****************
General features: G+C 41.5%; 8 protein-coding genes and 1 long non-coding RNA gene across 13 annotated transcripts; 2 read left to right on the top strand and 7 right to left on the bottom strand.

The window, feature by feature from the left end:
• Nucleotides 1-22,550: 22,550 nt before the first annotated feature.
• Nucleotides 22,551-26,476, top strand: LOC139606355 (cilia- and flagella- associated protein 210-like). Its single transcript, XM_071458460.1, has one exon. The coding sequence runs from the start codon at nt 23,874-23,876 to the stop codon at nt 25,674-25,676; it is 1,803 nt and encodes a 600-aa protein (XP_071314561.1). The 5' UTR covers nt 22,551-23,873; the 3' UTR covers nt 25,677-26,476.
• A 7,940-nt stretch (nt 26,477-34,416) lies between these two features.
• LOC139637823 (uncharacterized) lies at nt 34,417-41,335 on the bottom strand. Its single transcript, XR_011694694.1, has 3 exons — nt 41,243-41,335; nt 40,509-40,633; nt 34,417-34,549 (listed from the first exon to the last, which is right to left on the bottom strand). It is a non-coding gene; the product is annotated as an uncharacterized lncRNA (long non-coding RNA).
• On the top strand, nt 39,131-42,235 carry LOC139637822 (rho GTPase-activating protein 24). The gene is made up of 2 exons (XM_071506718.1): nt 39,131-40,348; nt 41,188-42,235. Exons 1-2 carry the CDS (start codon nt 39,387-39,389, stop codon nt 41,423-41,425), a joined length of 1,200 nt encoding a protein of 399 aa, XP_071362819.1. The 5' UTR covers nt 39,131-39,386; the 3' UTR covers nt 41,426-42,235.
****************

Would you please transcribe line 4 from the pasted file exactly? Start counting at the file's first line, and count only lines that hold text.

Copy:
• Nucleotides 22,551-26,476, top strand: LOC139606355 (cilia- and flagella- associated protein 210-like). Its single transcript, XM_071458460.1, has one exon. The coding sequence runs from the start codon at nt 23,874-23,876 to the stop codon at nt 25,674-25,676; it is 1,803 nt and encodes a 600-aa protein (XP_071314561.1). The 5' UTR covers nt 22,551-23,873; the 3' UTR covers nt 25,677-26,476.